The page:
“There’s no doubt in my mind that collaboration, diversity, the exchange of ideas, and building on other people’s achievements are at the heart of the creative process.” – Sir Ken Robinson
It is no great surprise to anyone who knows me to any degree that I believe in process, the beautiful messiness of the creative act. I believe the process associated with the creative act in all of its forms requires a deep commitment to searching, to diving into the deep end, without complete understanding of what we’ll find there. I can remember viewing photos of Francis Bacon’s studio, walls covered in strokes of paint and chaos in physical form. This image of creativity was profoundly visceral for me, exciting and a little scary. I remember it accompanied a set of profound interviews with David Sylvester (a video example of one of these interviews can be viewed here). Note that Bacon explains that he doesn’t know what he’s doing, he doesn’t have any story to tell.
Creativity that is truly about learning (learning about ourselves, our past, our future, each other) is always an unknown venture, one rife with much failure and lack of comfort. However, it is worth the risk of failure to discover and gain new knowledge. In my experience, art and education are two of the most direct methods for almost immediate access to the creative act of learning through the search itself. Both art and education can be viewed as conversations, either synchronous or asynchronous communication that is reciprocal in nature.
Art and education are forms of conversation in which the full potential of the creative act (or its initial creation) can only be experienced with the participation of the other. Whether the conversation is happening simultaneously (as in most classrooms or innovative online degree programs) or with the past (as in Adrienne Rich’s beautifully descriptive “Diving into the Wreck”), it must always include more than the lone individual (even if the other is experienced in mind/imagination only).
One example of dialogue with the audience of the imagination is Seamus Heaney’s “Digging”, a poem that describes his own connection to the past (and his lineage) and how writing poetry is similar to working in the soil to provide future nourishment. In this short work, we understand that Heaney is in dialogue with the past and present, family and himself. Martin Buber, in his philosophical work I and Thou, explains that humans define the world through our interactions with the other. These interactions can take place regardless of time and place. Heaney’s work is locked squarely in direct dialogue with memory, self-reflection, and his role in the patrilineality of his family.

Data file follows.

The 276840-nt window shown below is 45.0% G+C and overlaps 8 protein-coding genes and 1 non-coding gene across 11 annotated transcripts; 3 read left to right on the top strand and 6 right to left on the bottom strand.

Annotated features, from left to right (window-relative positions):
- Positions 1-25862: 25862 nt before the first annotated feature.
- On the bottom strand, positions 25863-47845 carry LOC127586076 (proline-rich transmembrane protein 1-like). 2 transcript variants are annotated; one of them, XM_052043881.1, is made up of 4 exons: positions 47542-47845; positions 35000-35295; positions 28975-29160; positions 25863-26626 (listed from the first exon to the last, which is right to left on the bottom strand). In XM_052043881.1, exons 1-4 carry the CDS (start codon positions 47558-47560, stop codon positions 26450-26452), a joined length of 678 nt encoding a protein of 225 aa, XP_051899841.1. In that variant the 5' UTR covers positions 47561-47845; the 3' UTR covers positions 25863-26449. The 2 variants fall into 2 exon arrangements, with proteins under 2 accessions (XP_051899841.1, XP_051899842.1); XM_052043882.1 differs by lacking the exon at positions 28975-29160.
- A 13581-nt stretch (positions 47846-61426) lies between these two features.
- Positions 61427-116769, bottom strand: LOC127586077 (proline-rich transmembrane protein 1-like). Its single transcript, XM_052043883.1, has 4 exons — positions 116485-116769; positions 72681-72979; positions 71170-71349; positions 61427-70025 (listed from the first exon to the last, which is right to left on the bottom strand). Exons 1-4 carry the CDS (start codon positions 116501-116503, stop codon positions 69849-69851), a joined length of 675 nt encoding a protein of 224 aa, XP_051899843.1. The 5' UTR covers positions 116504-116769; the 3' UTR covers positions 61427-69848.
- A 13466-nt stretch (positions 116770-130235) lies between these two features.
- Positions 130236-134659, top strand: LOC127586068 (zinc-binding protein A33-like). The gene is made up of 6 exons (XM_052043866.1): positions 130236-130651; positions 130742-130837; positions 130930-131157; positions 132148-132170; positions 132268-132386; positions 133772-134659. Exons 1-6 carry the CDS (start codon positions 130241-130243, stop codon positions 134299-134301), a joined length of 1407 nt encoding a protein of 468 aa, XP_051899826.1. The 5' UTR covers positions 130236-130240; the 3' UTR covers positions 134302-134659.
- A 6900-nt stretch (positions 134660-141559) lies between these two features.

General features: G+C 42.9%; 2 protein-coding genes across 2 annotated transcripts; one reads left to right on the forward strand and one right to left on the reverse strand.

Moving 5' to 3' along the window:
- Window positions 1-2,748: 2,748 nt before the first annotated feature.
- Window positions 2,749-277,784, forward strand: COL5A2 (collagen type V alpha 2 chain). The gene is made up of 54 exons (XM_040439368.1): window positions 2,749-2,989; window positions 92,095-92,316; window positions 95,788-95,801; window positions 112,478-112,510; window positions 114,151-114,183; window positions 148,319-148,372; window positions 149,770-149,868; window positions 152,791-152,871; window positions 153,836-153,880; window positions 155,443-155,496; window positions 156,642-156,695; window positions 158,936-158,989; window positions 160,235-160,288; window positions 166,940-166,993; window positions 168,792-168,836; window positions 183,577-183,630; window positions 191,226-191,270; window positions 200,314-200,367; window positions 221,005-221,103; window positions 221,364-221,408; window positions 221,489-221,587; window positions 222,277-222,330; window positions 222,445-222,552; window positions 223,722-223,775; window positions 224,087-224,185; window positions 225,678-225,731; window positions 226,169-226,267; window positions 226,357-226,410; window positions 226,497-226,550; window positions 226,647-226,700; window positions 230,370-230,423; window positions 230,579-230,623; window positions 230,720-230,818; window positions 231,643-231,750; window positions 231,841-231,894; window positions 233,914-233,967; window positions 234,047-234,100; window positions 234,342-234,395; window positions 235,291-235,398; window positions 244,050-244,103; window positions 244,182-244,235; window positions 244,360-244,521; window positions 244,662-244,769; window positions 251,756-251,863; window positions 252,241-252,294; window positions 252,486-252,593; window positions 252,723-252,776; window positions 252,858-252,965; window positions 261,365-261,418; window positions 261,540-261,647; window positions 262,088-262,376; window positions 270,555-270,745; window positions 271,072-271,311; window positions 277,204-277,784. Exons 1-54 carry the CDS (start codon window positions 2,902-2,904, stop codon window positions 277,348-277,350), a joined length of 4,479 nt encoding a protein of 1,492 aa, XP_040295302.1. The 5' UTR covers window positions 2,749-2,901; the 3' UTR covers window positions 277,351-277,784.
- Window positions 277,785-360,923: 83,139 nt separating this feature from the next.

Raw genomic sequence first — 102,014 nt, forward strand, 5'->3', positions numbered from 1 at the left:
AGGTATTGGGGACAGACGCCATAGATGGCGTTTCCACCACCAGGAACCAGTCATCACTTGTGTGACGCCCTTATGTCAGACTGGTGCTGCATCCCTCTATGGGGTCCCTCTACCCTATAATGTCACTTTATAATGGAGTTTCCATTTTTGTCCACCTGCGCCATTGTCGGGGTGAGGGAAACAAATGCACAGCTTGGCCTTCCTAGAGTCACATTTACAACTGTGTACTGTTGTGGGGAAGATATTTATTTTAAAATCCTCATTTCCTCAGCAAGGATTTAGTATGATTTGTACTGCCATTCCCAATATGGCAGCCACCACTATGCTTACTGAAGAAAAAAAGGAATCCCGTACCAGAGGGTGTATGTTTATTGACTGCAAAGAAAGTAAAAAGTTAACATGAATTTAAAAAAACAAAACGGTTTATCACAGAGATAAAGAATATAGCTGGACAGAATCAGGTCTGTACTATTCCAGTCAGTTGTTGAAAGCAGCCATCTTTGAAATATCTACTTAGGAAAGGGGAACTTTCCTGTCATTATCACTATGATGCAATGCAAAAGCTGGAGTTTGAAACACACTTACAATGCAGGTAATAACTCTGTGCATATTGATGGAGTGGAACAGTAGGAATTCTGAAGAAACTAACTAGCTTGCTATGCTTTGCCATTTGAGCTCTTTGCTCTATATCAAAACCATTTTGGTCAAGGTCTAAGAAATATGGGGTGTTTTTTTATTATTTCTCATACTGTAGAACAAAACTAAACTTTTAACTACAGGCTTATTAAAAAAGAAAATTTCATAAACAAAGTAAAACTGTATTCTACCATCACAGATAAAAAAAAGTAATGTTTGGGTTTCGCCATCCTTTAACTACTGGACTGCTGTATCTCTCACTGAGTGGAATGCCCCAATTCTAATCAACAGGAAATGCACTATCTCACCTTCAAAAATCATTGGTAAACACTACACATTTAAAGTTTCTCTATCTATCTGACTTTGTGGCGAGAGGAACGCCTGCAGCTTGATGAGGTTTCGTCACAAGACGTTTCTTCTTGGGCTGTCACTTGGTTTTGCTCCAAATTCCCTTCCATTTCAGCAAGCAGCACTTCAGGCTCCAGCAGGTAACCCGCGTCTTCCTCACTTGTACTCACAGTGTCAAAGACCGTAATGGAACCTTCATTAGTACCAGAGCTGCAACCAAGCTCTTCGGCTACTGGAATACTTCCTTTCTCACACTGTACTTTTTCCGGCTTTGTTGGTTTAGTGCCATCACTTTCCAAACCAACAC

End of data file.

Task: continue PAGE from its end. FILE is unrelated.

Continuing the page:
Marcel Duchamp claimed that without the viewer/participant, the artistic act is stillborn and never really complete (Maria Popova shares this in her amazing blog, Brain Pickings, here). This really connects with me as a teacher. Teaching is a dynamic, ever-evolving act of creativity, a beautiful conversation (Tricia Whenham describes this very well on her blog).
Art is difficult. Real conversation is difficult. Learning makes us uncomfortable. There are reasons for this (not the least of which includes Piaget’s concept of equilibration). When we are in situations wherein we encounter something new, perhaps even unpredictable, we can become emotional. According to the concept of equilibration, we are having to cognitively accomodate for new information and assimilate within our existing schema (or our knowledge map of the world).
Conversation is one of the most basic creative acts. However, the act of real conversation may not be long for this world, if we believe the statistics collected by the Pew Research Center (2015) regarding the prevalence of cellphone usage in social settings. Teachers and artists must create the conversational act, must shape it to help generate deep thinking and self-reflection.
I have discussed the importance of creativity, conversation as pedagogical framework, and the impact of engaging learning experiences for months now. Even this is a process for me. Conversation is that important as a transformative activity. It is a contract with the unknown, the improvisational, and it is essential to understanding.